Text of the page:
In the six years since the Great East Japan Earthquake took place, normality has been slowly returning to the devastated region of Tohoku. In June 2011 I travelled with a Japanese team that were there just a few days after the disaster. Taking fuel and supplies, counselling and helping people throughout the affected area. We travelled along the coastline where the tsunami had struck, zig zagging inland when the roads were blocked, the ruthless waves had destroyed almost everything. The scene then was shocking; debris, twisted cars and remnants of what used to be homes.
Since then I’ve been fortunate to visit the area by bike in the years following to see what is a slow but real recovery, both in the people and the place itself — where progression is taking place after many years of restoring what was for so long a vast emptiness — rice fields are full, the roads and bridges have been reconstructed and fishing boats are back on the ocean. With as many as 36,000 people who lost their homes still living in temporary housing, however, things are far from normal.
The Tour de Tohoku allows people to meet the landscape head on, navigating the route by bike you see and feel much more of the place and its people, impossible by foot or by car. Cycling along this great expanse of water with few people around, it’s hard to connect the often tranquil roads with the violence once unleashed by nature only a few years earlier.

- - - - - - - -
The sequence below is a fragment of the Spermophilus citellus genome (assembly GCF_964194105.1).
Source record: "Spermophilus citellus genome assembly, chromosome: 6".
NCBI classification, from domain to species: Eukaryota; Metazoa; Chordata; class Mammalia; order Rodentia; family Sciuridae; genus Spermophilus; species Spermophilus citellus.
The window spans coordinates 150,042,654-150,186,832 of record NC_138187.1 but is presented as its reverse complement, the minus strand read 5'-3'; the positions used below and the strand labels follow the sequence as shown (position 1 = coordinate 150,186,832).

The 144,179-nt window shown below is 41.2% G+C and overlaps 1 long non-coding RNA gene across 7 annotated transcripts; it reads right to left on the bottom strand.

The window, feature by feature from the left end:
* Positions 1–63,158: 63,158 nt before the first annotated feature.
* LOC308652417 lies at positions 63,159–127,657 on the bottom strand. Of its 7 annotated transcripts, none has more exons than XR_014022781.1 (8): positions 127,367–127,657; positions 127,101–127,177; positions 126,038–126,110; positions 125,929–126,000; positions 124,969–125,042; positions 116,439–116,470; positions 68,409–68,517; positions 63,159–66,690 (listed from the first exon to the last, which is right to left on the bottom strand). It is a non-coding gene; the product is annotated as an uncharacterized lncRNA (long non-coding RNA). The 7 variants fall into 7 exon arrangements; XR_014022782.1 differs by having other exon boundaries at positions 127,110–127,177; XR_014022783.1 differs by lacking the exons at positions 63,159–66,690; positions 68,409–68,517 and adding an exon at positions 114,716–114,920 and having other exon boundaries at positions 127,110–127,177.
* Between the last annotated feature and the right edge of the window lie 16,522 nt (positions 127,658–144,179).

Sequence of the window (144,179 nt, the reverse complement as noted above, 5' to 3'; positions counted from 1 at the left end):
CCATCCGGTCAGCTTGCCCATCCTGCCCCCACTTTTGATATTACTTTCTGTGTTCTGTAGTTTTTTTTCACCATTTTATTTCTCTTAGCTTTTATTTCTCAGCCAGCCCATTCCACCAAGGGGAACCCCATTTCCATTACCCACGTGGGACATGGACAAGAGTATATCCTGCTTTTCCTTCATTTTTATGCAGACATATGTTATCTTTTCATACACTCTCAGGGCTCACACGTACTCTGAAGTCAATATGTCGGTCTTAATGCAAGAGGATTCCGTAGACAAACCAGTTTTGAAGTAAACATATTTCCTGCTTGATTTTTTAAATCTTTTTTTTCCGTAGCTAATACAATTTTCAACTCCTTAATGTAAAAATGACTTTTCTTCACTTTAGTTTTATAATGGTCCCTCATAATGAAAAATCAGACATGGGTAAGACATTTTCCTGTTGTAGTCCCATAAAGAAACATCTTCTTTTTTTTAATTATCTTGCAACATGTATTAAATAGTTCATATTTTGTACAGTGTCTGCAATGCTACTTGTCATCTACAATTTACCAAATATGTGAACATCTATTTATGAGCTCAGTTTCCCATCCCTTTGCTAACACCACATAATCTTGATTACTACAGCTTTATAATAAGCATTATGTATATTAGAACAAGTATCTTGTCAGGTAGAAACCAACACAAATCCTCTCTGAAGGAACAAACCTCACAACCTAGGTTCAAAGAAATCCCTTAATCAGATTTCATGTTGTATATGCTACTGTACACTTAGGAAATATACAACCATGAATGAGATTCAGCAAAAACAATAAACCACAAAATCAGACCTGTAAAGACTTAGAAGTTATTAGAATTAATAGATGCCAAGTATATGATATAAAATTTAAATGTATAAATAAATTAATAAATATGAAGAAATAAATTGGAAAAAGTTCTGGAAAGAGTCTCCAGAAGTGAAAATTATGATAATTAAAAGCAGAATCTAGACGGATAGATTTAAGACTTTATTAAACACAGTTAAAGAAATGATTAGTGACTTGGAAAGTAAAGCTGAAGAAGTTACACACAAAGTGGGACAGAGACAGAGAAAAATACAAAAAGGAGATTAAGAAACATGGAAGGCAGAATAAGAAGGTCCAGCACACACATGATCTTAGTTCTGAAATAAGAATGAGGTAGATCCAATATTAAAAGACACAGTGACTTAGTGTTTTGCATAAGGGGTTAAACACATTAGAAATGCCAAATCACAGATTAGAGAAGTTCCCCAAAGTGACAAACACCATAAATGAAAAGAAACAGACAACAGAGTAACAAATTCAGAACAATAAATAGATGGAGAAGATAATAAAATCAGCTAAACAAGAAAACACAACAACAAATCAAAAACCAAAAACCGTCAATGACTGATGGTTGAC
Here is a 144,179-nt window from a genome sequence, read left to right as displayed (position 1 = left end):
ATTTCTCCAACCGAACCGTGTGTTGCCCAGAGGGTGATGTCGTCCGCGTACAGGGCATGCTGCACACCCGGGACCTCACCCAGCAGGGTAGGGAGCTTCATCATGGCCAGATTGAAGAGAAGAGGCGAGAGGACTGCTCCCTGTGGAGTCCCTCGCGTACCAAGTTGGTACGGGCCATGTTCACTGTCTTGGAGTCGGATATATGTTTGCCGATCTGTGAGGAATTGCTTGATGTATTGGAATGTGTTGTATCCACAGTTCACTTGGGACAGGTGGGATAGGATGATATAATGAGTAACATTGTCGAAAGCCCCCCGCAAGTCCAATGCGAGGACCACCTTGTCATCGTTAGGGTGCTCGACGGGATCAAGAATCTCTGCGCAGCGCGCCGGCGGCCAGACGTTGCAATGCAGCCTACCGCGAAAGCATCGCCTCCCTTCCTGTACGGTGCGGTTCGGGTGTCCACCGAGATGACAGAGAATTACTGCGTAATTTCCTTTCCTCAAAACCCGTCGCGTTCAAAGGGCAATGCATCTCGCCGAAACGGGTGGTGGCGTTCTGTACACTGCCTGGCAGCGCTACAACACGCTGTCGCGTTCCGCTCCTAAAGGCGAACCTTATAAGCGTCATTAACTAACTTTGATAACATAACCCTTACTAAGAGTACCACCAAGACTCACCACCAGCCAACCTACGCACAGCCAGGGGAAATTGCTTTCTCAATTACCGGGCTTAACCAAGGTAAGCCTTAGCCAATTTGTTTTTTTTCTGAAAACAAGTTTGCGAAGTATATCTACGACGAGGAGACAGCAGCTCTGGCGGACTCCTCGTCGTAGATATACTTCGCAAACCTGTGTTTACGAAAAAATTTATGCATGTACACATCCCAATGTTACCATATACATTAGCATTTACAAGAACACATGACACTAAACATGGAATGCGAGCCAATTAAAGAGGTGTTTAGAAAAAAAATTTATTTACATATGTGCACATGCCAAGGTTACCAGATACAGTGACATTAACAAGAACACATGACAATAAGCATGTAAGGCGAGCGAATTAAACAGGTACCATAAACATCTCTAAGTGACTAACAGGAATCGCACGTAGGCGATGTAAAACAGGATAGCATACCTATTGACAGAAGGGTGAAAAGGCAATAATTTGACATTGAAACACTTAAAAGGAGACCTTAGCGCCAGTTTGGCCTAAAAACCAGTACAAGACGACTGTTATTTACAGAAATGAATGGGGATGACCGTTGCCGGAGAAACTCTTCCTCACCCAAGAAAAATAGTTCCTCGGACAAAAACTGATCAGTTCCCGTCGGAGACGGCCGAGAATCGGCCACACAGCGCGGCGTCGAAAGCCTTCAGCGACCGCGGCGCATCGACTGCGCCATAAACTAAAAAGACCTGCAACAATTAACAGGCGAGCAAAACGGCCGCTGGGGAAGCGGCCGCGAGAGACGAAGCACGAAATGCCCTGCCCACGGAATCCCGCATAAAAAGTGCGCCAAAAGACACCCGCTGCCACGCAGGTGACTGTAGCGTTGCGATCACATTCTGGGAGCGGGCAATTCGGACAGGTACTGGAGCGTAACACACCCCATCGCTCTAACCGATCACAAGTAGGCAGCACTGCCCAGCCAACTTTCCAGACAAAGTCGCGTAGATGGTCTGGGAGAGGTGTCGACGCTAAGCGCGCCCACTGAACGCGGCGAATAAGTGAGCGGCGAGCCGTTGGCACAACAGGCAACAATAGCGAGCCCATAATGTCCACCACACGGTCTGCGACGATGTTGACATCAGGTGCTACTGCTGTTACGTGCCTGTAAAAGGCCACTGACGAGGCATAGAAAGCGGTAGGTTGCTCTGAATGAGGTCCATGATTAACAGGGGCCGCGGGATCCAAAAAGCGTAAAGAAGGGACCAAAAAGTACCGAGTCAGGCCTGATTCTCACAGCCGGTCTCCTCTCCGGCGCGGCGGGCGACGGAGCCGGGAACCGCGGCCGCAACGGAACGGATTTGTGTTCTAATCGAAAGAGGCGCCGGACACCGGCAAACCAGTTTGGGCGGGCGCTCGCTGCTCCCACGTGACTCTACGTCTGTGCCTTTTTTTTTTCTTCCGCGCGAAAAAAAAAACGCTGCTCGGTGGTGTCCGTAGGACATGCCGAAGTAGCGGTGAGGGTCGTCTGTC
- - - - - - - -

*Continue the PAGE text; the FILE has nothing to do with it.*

But the evidence still remains, with these photographs I wanted to document the view from the road — the people, the reconstruction and the cyclists that form part of the landscape for a brief moment in time. Local people in this region need outsiders to visit, to bear witness and, more importantly, to ensure they are not forgotten.
Tour de Tohoku: The Road to Here was an exhibition that came about after previously working with Paul Smith and the Japan staff as part of his cycling book release in Japan.
I was asked by them to ride and shoot the Tour de Tohoku in 2017 and capture the view from the road, to show how things look today which coincided with his design of the official jersey and support for the event.An exhibition of this work was held at Paul Smith SPACE gallery in Tokyo November 2017.